The Prime Minister has said the UK will do "everything possible" to help people flee the Taliban, while acknowledging hundreds of Afghans who assisted the UK remain in the country.
Speaking in the House of Commons, Boris Johnson confirmed that 311 people entitled to resettlement under the Afghan Relocations and Assistance Policy (Arap) are still in Afghanistan.
He added the Government would also respond to emails from MPs asking for assistance by close of play on Monday, amid concerns that thousands of messages went unread during the crisis.
More than 8,000 former Afghan staff and their family members were among the 15,000-plus people evacuated by the UK, with the help of 1,000 British troops and RAF aircraft, since 13 August.
But up to 1,100 Afghans deemed eligible, including those who worked with Britain and other vulnerable people, were estimated to have been left behind, though that figure will fall short of the true number the UK would wish to help.
Mr Johnson said: "Let me say to anyone who we've made commitments to and who is currently in Afghanistan – we are working urgently with our friends in the region to secure safe passage and as soon as routes are available we will do everything possible to help you to reach safety."
Watch: Sir Keir Starmer - 'Government Doesn't Have A Plan To Get Everybody Out' Of Afghanistan.
The Prime Minister also defended the UK's military action in Afghanistan, stating the UK "can be proud of our Armed Forces and everything that they have achieved and for the legacy they leave behind".
"If anyone is tempted to say that we have achieved nothing in that country… tell them that our Armed Forces and those of our allies enabled 3.6 million girls to go to school.
"Tell them that this country and the western world were protected from al-Qaeda in Afghanistan throughout that period.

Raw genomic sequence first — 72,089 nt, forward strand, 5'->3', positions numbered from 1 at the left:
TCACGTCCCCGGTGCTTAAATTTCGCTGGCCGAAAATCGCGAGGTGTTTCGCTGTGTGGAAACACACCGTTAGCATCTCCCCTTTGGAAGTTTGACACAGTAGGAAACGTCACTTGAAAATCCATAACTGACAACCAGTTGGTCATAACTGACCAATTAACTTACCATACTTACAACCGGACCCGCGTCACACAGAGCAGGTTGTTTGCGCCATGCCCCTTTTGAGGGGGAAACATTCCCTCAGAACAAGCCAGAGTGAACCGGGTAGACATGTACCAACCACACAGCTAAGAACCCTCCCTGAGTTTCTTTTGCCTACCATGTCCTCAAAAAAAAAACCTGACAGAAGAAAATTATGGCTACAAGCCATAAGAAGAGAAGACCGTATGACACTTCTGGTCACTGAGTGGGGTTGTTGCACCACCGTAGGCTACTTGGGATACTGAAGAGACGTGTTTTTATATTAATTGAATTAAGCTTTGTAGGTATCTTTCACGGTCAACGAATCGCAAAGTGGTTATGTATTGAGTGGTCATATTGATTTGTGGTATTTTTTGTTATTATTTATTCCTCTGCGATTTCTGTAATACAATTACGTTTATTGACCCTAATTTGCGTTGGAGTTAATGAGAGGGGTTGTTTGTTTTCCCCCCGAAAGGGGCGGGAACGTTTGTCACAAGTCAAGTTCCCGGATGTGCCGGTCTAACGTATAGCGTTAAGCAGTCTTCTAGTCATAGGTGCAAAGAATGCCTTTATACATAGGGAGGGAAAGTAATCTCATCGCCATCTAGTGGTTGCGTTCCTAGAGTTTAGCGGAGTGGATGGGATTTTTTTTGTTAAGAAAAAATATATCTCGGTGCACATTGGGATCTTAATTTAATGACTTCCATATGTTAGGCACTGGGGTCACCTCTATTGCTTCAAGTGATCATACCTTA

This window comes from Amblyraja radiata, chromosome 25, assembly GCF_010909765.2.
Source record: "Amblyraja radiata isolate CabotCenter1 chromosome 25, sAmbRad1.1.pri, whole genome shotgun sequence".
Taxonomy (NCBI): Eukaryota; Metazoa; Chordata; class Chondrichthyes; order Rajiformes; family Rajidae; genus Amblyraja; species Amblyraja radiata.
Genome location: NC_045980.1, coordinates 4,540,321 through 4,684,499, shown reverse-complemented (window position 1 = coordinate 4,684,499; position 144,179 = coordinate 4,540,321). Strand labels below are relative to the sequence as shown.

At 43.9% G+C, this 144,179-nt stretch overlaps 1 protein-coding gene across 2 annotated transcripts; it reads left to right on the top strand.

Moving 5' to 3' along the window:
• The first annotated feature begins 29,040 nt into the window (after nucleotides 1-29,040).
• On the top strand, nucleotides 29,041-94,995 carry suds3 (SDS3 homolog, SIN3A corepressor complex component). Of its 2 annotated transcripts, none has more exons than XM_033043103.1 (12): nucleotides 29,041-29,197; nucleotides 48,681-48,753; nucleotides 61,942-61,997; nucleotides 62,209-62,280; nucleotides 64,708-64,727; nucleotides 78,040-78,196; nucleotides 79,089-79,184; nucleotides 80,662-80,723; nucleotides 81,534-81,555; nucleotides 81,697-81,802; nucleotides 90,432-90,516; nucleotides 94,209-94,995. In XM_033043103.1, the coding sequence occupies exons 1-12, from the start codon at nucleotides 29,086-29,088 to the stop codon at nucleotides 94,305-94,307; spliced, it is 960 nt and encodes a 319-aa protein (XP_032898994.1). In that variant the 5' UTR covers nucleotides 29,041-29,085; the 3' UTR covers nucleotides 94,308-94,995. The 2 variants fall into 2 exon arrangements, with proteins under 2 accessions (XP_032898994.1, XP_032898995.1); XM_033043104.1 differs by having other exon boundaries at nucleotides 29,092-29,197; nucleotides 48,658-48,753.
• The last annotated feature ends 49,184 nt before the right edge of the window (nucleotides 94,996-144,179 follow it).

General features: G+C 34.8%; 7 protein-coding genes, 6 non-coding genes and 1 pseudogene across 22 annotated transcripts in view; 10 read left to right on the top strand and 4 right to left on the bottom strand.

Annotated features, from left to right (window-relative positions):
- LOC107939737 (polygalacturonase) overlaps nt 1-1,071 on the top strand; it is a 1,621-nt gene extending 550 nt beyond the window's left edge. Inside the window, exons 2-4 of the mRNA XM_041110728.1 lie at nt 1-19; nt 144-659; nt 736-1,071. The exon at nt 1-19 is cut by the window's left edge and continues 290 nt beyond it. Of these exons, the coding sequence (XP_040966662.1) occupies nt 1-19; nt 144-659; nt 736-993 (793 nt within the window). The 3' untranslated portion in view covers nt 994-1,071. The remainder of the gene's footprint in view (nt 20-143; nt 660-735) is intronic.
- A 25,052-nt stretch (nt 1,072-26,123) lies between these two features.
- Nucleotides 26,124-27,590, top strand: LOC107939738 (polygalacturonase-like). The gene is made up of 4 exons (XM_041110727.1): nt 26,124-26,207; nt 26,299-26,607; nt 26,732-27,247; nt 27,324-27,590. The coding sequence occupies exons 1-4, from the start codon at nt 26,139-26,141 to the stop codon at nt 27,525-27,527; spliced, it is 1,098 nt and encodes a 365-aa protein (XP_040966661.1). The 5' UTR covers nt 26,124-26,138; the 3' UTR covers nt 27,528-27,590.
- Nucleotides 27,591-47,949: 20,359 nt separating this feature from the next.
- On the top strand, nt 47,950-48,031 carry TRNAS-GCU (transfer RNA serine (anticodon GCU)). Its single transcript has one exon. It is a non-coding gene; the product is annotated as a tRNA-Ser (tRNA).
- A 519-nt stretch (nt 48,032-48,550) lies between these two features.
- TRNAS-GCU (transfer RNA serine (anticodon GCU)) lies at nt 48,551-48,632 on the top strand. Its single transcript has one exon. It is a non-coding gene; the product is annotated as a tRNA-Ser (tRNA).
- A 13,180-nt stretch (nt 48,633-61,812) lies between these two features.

"And tell them that we have just mounted the biggest humanitarian airlift in recent history.
"There are very few countries which have the military capability to do what we have just done, and fewer still that would have felt the moral imperative to act in the same way."
Watch: Afghanistan Veteran 'Very Happy With The Sacrifices' Made In Country Despite Return Of Taliban.
However, Labour leader Sir Keir Starmer said military personnel were "let down" by the political leadership of the country.
He told the Commons that the Prime Minister "underestimated the strength of the Taliban" and the Government "continued to act on the assumption that there was no path to military victory" for the group.
Conservative former prime minister Theresa May later voiced fears over the increased terror threat from Afghanistan following the withdrawal of NATO troops.
Mr Johnson said the UK has "no direct information as yet of any increase to the threat" but pledged to make "every effort" to keep the UK safe.
Both the Prime Minister and Foreign Secretary Dominic Raab have been criticised over the withdrawal of foreign forces from Afghanistan and their response since the Taliban takeover.
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Cover image: File photo of Boris Johnson (Picture: Alamy).